The Saudi Grain Silos and Flour Mills Organization (GSFMO), the sole buyer of wheat in Saudi Arabia, announced its wheat import policy stating that it will diversify its sources for importing wheat and will not rely on a particular supplier. The GSFMO’s General Director said that Saudi Arabia will continue its policy of diversifying wheat import sources, which has helped the country guard against shortages of wheat supply in the world markets and provide its wheat import needs at best prices. Since resuming its wheat imports in 2008, Saudi Arabia imported about 10.5 million MT from various sources, including the EU, Australia, Brazil, Argentina and the U.S.

On November 4, 2013, GSFMO announced its fourth and last wheat import tender for CY 2013. Per tender’s results, GSFMO purchased 720,000 MT of hard wheat with 12.5 percent minimum protein, origin options from the EU, North and South America and Australia. The average C&F price of 12 shipments (60,000 MT each) was $325.33 per MT. The shipments’ delivery will take place between January 1 and March 30, 2014, through the two main Saudi seaports in Jeddah and Dammam. With this latest purchase, Saudi Arabia has imported a total of 2.320 million MT of milling wheat since the beginning of the MY2013/14 (July-March). GSFMO projects that milling wheat imports for MY2013 to reach 3 million MT, while feed wheat imports to be about 200,000 MT, bringing total wheat imports for the year to about 3.2 million MT. GSFMO estimates that the current total wheat storage capacity is about 2.52 million MT, which should be sufficient for 6 months of Saudi Arabia’s wheat consumption.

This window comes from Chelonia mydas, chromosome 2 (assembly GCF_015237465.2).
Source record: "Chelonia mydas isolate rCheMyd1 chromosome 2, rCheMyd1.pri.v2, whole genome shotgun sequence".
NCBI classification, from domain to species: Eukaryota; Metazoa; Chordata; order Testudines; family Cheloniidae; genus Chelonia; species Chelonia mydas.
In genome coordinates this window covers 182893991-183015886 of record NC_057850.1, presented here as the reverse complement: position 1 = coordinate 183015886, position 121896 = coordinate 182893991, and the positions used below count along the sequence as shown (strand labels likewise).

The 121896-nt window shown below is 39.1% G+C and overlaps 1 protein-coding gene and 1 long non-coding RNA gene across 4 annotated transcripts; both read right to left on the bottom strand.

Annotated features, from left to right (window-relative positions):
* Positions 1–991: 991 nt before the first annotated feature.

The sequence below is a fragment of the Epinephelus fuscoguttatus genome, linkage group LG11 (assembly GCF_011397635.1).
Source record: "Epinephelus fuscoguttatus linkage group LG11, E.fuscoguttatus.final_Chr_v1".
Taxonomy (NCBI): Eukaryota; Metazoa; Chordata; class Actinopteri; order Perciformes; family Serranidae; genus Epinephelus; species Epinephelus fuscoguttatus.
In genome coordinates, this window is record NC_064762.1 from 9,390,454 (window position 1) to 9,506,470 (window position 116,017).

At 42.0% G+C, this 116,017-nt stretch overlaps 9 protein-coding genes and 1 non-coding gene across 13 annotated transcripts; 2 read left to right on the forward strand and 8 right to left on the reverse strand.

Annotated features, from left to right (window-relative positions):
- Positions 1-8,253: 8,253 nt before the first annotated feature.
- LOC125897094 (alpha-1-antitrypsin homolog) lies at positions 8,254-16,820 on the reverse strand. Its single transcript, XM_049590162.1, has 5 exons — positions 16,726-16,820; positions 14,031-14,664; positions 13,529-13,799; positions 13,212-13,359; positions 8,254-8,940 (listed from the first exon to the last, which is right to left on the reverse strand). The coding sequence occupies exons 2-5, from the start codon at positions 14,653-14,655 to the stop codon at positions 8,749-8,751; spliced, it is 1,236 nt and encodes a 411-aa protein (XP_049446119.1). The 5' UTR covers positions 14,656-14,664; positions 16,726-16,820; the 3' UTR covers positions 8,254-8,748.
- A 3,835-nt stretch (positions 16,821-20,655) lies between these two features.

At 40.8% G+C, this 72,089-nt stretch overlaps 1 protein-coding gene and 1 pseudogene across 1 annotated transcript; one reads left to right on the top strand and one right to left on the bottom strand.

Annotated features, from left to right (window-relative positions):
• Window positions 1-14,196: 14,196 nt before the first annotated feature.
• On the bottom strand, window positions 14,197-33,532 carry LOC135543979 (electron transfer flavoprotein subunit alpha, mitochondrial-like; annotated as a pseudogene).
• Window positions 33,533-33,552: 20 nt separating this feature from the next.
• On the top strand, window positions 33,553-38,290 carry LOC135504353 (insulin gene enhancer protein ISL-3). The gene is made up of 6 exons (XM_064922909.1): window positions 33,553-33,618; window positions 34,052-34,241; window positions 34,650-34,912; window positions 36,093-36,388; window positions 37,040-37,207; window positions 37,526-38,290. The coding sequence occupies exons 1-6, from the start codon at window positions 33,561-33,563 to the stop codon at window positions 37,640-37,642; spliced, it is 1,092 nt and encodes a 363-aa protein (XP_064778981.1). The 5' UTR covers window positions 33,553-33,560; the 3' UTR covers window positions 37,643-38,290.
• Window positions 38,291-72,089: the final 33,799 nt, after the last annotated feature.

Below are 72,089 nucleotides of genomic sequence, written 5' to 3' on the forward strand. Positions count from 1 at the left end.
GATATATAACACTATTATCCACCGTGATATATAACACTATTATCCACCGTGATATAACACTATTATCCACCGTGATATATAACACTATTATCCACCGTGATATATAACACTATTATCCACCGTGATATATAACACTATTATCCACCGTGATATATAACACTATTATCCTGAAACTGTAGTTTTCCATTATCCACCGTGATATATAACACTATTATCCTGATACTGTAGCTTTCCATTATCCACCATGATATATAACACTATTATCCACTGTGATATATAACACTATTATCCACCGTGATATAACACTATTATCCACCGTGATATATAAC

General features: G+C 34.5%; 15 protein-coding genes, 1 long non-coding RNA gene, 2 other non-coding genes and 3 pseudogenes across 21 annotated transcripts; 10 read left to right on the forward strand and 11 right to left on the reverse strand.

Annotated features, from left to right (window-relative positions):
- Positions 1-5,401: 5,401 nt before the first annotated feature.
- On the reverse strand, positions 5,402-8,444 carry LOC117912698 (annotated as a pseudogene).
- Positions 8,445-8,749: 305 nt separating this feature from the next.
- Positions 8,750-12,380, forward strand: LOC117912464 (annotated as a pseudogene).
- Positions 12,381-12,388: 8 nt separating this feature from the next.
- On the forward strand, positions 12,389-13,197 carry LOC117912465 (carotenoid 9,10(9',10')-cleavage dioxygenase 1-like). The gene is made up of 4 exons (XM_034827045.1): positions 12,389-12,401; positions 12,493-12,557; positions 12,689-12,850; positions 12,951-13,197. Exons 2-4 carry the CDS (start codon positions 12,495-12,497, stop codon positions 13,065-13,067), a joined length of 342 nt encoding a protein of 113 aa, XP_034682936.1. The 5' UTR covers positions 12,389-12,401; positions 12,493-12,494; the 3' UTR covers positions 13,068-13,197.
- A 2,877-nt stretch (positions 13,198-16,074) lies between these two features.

Saudi Arabia’s wheat production in MY2013 is projected at 625,000 MT, a decline of 11 percent, compared to 700,000 MT in MY2012. The continuing decline in Saudi wheat production reflects the Saudi government’s determination to enforce the implementation of policy started in 2008 to phase out domestic wheat production by 2016